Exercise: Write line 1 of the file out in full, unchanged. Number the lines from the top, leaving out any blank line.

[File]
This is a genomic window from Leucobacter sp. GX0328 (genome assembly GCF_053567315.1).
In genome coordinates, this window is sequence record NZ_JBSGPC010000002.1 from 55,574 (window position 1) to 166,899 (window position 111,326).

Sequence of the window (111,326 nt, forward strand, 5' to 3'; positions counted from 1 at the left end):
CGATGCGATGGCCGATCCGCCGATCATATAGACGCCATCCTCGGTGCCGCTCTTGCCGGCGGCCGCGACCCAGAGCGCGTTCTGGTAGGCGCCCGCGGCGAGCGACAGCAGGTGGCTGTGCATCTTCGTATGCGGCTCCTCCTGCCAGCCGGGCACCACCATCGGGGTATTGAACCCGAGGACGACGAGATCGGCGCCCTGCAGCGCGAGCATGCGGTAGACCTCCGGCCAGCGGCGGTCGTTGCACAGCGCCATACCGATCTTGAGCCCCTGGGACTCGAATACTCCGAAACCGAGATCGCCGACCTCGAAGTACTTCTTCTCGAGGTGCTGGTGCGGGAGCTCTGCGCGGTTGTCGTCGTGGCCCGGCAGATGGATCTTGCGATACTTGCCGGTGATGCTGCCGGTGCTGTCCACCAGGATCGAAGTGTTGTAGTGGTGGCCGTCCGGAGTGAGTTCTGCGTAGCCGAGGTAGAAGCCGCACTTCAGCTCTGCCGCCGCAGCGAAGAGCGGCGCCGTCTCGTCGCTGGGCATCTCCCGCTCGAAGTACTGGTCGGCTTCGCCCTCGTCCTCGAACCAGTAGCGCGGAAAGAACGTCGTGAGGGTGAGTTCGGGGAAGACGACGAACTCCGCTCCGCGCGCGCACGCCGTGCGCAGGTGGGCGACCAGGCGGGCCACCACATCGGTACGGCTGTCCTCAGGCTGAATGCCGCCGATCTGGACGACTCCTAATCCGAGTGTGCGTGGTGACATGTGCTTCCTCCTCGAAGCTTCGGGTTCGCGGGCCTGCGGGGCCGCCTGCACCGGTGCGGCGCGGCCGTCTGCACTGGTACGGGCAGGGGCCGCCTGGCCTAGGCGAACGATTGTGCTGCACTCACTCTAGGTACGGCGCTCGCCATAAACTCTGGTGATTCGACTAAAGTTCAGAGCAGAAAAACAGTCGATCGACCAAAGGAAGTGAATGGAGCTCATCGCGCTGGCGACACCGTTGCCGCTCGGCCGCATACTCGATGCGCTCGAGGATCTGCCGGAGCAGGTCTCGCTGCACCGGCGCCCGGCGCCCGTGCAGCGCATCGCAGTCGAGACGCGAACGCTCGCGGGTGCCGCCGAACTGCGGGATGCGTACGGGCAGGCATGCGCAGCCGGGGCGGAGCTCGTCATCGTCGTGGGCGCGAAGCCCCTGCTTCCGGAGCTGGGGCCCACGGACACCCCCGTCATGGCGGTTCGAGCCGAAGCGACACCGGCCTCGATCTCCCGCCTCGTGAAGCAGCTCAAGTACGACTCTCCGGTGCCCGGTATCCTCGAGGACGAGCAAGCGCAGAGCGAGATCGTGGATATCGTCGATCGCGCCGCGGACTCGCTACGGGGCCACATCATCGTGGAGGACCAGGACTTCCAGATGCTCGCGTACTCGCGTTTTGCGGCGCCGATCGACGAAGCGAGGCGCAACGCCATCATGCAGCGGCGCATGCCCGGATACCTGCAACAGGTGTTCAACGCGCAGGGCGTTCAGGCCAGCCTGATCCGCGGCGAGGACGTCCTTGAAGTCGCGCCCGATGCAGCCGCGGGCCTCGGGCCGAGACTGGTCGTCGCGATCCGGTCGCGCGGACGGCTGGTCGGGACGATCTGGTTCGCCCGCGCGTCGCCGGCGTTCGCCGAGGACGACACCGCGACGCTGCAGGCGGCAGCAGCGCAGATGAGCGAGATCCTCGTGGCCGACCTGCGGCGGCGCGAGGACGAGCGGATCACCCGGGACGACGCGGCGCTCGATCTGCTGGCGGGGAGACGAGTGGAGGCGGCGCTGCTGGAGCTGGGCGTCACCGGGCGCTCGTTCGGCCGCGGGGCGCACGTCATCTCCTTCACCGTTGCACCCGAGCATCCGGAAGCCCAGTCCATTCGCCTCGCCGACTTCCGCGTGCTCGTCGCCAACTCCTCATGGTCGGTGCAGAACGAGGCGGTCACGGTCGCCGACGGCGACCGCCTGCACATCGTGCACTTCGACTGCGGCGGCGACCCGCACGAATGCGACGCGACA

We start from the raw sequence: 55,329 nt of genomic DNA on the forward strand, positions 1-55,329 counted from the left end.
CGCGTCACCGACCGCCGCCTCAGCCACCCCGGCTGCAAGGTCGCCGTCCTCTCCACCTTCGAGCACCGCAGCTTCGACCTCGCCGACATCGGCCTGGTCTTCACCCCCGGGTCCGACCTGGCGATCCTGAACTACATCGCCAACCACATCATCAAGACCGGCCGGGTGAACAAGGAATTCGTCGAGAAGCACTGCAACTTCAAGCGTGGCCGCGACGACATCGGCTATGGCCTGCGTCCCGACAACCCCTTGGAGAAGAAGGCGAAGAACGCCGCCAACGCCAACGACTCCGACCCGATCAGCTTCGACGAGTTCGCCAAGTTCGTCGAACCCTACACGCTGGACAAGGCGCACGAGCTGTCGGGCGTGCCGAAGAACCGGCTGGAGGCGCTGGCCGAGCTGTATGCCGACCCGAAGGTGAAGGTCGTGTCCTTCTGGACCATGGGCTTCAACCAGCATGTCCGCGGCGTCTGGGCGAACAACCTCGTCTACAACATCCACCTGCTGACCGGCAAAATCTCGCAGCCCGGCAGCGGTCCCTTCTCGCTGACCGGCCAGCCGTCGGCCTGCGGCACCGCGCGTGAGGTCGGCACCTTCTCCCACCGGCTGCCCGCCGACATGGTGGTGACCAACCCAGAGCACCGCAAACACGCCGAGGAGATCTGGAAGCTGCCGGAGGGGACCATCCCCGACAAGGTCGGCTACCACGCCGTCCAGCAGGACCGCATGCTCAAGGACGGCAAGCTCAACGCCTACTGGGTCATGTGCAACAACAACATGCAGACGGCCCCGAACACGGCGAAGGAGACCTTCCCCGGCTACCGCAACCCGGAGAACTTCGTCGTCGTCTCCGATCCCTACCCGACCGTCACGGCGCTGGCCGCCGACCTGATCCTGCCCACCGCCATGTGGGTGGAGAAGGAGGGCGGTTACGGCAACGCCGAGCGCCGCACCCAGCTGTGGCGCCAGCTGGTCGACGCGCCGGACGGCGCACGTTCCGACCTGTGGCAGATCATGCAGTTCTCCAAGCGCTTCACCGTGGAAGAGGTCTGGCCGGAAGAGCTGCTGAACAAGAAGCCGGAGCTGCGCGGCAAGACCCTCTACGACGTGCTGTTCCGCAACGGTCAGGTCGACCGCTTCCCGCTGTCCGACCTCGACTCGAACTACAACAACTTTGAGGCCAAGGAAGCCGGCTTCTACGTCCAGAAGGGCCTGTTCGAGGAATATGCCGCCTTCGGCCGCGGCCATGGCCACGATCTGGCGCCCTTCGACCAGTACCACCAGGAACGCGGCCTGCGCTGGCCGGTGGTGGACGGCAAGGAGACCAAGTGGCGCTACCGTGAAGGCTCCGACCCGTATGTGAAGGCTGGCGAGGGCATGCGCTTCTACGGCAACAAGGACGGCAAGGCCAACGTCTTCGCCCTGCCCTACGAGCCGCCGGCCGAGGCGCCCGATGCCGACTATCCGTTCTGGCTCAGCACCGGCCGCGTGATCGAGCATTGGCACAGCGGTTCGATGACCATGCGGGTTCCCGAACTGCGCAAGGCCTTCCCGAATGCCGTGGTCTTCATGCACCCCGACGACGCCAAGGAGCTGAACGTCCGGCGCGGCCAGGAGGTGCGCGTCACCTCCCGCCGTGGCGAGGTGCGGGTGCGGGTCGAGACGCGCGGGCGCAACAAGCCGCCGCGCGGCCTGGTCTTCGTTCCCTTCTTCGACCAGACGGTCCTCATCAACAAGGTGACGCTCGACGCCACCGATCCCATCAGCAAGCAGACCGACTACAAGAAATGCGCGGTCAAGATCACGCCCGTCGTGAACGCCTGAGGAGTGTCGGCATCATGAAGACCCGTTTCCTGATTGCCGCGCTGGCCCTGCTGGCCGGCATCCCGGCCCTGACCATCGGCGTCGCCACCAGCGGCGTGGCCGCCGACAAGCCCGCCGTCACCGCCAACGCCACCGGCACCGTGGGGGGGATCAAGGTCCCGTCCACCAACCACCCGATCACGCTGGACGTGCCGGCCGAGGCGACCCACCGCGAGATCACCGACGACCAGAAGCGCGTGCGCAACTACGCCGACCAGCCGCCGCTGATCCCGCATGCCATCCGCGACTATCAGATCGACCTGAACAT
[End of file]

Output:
This is a genomic window from Leucobacter sp. GX0328 (genome assembly GCF_053567315.1).